Joseph Sabino Mistick: A spoonful of memories from Italy
When Mario and Maria Palmieri visited his family's village in Pizzoferrato, Italy, last summer, Mario entered his childhood home for the first time in decades.
In 1979, when his mama left for America, she simply locked the door and walked away, leaving everything as it was. And when she returned years later, too old to live alone, she stayed with her daughter.
Mario had been back to the village several times over the years, and sometimes he would stand outside the shuttered house, but he never went in.
“My family wasn't in the house,” Mario says.
“Everybody that I wanted to see was with me, so I never felt like it was important to go inside. But Maria said it was time.”
There were some changes, works in progress since retreating German troops blew up the village and mined the fields to slow the Americans. Then, the family abandoned the house for a cave, just hours after Mario's mama had given birth to his sister.
The walls had held up, but it took years to fix everything. Otherwise, it was just as Mario remembered it.
There were photographs on the walls, some taken in the village, others sent from America of relatives rarely or never seen.
The kitchen, where the family of seven crowded around a 3-foot-by-4-foot wooden table, was thick with dust. But those signs of daily life — bowls, an iron and a polenta pot full of utensils — were still on the table.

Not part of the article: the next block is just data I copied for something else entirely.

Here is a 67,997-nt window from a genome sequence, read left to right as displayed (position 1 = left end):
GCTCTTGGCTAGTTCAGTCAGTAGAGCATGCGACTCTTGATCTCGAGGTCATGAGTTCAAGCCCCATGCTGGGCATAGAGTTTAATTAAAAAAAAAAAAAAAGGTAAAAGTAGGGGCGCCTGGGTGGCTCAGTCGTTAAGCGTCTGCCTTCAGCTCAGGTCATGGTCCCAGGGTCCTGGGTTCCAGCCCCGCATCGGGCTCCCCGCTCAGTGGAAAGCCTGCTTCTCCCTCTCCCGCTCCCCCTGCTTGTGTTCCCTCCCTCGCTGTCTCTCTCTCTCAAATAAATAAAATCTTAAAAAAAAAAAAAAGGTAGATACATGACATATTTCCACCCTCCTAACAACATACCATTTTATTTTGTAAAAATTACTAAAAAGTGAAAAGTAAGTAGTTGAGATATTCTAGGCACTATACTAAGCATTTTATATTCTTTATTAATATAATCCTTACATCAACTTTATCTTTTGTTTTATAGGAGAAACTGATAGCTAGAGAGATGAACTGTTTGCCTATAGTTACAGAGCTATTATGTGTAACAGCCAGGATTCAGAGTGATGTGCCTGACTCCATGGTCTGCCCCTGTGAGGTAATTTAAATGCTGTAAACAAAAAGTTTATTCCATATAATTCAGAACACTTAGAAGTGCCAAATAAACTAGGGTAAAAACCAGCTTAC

“I got emotional,” Mario says, “to see where we played and slept and ate. It was something.”
As they were leaving, Maria wanted a memento for Mario, and his nephew told them to take anything they wanted.
Maria went straight to that polenta pot, taking just one spoon.
That spoon would be enough.
That spoon was everything.
The handle design is faded, and one edge is worn from scraping, but it has been gripped countless times, since before Mario's grandfather. Everybody that Mario loved as a child used that spoon, even ancestors he never knew.
When earthquakes shook the village — common in those fragile hills — families stayed outside until the land settled. Then, they returned for a meal of potatoes or polenta, straight from the countryside.
When invading armies swept through, often fighting their way to bigger towns, villagers slipped out of sight, hiding in the surrounding hills. They returned home when it was safe, squeezing around small tables to eat together.
And after the last big war, when there were no jobs and no future, young boys shared a last meal with their families before heading to America.
Through all of those times, several times every day, somebody at Mario's house reached for that spoon.
Often, it was Mario.
Back home, Maria framed the spoon, next to a photo of the kitchen, and it now hangs just inside the door of Merante Gifts, her shop in Pittsburgh's Little Italy. Mario looks at it differently now, and he is glad he listened to Maria.
Italians say “ sempre la famiglia ”: “always the family.” And for Mario, who remembers the good times and tough times, that spoon is a symbol of his family's enduring love.
Joseph Sabino Mistick is a Pittsburgh lawyer (joemistick.com).